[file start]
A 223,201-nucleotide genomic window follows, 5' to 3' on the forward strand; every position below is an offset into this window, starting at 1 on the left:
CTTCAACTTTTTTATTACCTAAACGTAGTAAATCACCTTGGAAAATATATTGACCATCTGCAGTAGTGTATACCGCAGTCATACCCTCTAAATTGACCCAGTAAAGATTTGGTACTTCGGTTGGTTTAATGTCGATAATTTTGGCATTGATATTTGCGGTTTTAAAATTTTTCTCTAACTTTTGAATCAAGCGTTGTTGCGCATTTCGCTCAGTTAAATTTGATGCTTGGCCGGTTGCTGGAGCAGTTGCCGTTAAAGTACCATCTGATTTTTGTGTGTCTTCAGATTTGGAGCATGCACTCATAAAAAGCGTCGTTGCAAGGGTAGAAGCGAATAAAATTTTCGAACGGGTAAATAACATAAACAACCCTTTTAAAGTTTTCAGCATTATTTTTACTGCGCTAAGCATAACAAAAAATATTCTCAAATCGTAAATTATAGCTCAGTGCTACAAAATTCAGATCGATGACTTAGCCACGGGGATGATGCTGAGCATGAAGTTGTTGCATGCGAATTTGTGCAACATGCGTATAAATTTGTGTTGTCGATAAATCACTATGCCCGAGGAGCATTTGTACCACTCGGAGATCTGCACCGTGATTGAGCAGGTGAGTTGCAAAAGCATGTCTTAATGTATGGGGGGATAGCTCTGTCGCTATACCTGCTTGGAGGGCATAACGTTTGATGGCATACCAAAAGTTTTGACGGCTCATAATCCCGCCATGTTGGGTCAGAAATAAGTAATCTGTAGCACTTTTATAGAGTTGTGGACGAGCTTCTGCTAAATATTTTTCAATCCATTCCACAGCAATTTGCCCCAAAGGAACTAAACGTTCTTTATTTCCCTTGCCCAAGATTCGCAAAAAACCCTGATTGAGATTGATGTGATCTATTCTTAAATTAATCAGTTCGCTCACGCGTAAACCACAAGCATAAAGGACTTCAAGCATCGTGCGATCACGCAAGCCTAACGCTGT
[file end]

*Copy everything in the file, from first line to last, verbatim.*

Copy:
A 223,201-nucleotide genomic window follows, 5' to 3' on the forward strand; every position below is an offset into this window, starting at 1 on the left:
CTTCAACTTTTTTATTACCTAAACGTAGTAAATCACCTTGGAAAATATATTGACCATCTGCAGTAGTGTATACCGCAGTCATACCCTCTAAATTGACCCAGTAAAGATTTGGTACTTCGGTTGGTTTAATGTCGATAATTTTGGCATTGATATTTGCGGTTTTAAAATTTTTCTCTAACTTTTGAATCAAGCGTTGTTGCGCATTTCGCTCAGTTAAATTTGATGCTTGGCCGGTTGCTGGAGCAGTTGCCGTTAAAGTACCATCTGATTTTTGTGTGTCTTCAGATTTGGAGCATGCACTCATAAAAAGCGTCGTTGCAAGGGTAGAAGCGAATAAAATTTTCGAACGGGTAAATAACATAAACAACCCTTTTAAAGTTTTCAGCATTATTTTTACTGCGCTAAGCATAACAAAAAATATTCTCAAATCGTAAATTATAGCTCAGTGCTACAAAATTCAGATCGATGACTTAGCCACGGGGATGATGCTGAGCATGAAGTTGTTGCATGCGAATTTGTGCAACATGCGTATAAATTTGTGTTGTCGATAAATCACTATGCCCGAGGAGCATTTGTACCACTCGGAGATCTGCACCGTGATTGAGCAGGTGAGTTGCAAAAGCATGTCTTAATGTATGGGGGGATAGCTCTGTCGCTATACCTGCTTGGAGGGCATAACGTTTGATGGCATACCAAAAGTTTTGACGGCTCATAATCCCGCCATGTTGGGTCAGAAATAAGTAATCTGTAGCACTTTTATAGAGTTGTGGACGAGCTTCTGCTAAATATTTTTCAATCCATTCCACAGCAATTTGCCCCAAAGGAACTAAACGTTCTTTATTTCCCTTGCCCAAGATTCGCAAAAAACCCTGATTGAGATTGATGTGATCTATTCTTAAATTAATCAGTTCGCTCACGCGTAAACCACAAGCATAAAGGACTTCAAGCATCGTGCGATCACGCAAGCCTAACGCTGT